Today, I’d like to provide some ideas of ways to better listen to participants, whether it’s in conversation or through data. The hope is to be able to get into their heads and understand their thoughts and feelings and fears. Because if we’re able to do that, then we’ll be able to better help them lessen financial stress and better meet goals.
Participant Focus Groups
If we start small, let’s think about the small group meetings that plan sponsors periodically have or may be especially important to schedule during this period. During these meetings, you can remind participants about the benefits that are available to them, but really this should be a forum where you listen to participants, you answer their questions, and they are able to feel comfortable to voice the concerns they have, the issues they’re struggling with, and explain how they view the retirement plan.
You should view this as a focus group. Think of this time as if you’re a marketing or product specialist for a company attempting to parse the comments and underlying emotions of participants in order to come up with a great new product. There’s a very interesting story in Murphy’s book about how Swiffer cleaning products were developed. And if you really want to dive into this subject, look up Naomi Henderson as she is thought to be one of the best focus group moderators in the world.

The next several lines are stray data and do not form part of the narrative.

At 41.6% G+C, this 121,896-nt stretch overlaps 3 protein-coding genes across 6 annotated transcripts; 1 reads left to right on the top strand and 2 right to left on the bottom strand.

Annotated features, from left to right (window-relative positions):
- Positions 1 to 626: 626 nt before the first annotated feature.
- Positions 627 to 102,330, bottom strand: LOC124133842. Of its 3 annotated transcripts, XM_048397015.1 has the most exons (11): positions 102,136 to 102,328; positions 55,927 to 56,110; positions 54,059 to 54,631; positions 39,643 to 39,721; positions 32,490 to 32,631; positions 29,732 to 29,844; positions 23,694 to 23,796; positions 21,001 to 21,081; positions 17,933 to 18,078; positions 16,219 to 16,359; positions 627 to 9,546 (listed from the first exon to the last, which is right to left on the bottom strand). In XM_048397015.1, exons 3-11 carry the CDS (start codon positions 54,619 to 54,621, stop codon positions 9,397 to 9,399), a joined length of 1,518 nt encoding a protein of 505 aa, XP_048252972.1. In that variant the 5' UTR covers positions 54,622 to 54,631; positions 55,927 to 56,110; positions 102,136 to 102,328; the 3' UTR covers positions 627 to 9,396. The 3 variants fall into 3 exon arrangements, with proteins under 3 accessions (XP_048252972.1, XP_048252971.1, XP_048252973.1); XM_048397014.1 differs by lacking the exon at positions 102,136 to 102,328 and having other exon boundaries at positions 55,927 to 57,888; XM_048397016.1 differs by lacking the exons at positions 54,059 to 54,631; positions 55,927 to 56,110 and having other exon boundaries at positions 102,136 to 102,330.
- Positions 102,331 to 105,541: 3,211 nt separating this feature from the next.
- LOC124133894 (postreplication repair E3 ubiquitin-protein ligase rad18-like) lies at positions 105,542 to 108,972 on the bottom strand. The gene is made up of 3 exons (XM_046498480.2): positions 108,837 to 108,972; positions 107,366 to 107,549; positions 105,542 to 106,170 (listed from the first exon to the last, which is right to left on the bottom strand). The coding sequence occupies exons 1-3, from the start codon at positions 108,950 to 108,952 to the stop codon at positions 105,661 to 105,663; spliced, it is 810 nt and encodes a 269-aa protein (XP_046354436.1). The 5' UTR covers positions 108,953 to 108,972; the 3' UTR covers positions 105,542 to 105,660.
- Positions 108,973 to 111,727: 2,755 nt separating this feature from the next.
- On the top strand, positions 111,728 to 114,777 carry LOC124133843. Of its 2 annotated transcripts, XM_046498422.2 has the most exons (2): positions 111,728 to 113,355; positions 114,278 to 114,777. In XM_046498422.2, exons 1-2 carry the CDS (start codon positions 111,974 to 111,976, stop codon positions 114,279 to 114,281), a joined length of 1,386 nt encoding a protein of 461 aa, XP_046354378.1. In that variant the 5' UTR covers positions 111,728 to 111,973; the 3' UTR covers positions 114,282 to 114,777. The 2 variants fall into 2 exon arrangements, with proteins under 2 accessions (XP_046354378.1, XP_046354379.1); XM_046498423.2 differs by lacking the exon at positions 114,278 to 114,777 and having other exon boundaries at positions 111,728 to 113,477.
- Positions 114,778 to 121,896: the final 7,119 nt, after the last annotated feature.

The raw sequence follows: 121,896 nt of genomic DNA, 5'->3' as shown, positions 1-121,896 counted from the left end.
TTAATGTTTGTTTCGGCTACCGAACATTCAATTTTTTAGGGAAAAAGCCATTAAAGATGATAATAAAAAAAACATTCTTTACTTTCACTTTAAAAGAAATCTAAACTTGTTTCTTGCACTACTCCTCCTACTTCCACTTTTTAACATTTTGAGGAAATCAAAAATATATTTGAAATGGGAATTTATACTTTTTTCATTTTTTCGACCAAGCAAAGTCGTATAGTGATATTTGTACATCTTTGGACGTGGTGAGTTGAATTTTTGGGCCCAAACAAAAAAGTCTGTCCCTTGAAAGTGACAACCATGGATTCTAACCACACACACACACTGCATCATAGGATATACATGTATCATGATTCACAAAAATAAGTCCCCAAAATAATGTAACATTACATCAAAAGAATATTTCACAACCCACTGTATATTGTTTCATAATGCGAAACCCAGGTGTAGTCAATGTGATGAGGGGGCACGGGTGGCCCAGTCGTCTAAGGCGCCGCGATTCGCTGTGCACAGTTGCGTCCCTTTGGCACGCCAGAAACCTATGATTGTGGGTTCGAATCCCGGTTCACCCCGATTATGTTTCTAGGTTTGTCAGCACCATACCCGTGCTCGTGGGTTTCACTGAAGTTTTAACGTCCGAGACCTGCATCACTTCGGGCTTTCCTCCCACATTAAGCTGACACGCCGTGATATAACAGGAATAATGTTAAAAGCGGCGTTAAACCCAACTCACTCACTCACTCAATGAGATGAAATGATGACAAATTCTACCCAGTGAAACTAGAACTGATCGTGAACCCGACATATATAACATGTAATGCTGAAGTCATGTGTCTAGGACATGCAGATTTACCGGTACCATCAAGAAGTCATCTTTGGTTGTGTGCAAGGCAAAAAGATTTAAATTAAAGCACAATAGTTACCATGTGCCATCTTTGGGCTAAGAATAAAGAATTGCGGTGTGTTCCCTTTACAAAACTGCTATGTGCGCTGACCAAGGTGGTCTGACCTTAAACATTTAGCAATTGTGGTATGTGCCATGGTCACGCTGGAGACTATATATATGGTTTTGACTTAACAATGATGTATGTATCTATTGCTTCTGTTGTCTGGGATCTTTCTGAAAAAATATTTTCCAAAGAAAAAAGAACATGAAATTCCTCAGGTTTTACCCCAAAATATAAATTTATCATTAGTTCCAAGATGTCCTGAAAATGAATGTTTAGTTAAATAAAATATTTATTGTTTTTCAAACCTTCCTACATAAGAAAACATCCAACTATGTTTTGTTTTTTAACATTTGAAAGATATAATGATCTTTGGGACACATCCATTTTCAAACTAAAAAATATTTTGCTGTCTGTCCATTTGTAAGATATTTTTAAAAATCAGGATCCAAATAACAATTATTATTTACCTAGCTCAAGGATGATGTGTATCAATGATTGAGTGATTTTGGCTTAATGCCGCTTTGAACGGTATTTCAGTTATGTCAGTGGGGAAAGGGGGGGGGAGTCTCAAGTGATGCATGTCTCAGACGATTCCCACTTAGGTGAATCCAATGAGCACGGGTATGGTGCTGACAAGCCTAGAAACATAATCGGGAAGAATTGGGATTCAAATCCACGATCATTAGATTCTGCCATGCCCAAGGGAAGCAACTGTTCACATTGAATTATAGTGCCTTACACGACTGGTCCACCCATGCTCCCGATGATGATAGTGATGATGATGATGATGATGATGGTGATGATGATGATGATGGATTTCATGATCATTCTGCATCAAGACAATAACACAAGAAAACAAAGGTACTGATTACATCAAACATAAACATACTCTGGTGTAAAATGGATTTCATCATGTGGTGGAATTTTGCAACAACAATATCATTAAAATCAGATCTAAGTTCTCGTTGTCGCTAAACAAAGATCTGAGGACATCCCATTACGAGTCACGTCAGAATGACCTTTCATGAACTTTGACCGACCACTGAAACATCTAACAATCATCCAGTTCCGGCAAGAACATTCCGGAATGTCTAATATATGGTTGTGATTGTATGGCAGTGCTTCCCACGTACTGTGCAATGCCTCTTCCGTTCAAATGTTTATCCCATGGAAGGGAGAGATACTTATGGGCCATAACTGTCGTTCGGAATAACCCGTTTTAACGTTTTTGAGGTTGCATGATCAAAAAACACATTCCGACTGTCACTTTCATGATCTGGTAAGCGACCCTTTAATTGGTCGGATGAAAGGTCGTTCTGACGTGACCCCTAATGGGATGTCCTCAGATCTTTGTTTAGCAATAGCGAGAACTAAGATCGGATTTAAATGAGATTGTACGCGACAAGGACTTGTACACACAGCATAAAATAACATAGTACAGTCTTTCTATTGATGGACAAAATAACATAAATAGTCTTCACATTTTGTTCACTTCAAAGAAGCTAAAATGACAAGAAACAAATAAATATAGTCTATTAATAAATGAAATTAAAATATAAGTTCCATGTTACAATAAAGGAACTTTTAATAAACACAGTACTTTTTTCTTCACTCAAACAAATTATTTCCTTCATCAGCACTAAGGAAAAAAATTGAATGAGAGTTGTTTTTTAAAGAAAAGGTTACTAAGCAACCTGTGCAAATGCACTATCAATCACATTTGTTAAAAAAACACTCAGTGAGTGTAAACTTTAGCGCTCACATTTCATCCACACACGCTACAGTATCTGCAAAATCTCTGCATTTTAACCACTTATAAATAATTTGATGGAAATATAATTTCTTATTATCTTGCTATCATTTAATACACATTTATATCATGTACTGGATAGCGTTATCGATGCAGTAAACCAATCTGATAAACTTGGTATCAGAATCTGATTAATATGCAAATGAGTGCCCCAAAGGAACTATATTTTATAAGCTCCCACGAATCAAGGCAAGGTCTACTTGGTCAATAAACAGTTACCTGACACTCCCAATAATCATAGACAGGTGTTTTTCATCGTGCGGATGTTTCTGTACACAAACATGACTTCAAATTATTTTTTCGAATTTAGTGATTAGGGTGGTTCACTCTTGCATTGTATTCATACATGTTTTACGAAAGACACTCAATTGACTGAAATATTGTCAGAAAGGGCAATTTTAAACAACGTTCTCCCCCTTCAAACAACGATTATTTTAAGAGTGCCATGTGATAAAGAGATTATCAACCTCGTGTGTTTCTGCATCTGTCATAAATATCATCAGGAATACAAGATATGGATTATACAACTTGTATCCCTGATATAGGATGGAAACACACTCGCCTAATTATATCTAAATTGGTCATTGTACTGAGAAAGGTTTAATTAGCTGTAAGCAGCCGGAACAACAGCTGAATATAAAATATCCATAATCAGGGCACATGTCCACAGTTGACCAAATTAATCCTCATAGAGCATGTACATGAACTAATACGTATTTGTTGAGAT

Success in these conversations really comes down to asking better questions. So, let me offer a few ideas that may help in this area.
We all know about the idea of open and closed questions. When asking a question, we want to make sure that the person we’re asking can’t answer with just yes or no or another one-word answer.
So, first, think about the questions you might ask a group of participants. Are they closed probes or are they leading questions? Are they questions that start with, “Do you”, “Can you” or “Will you”? These types of questions might also end with you asking, “right?” For example, “You like Buicks, right?” or “You know that we offer a company match, right?” or “You know I have that appointment tomorrow, right?”.
These are questions that we use every day, and they are useful because they provide quick answers for our quick lifestyle. For our purposes, sure, they may help you know that yes, a participant knows that the match percentage is 5% for the plan.
But do they really give us anything? They don’t help us get any closer to understanding how to create an environment where that participant uses that feature because they see value in it. Nor do they help us understand why participants may or may not being taking advantage of plan benefits.
Also, one thing to note regarding “why” questions. You may ask, “Do you know the match is 5%?” and a participant may say, “yes”. Then you may ask, “Do you defer 5%?” They may say no. You follow with, “Why?”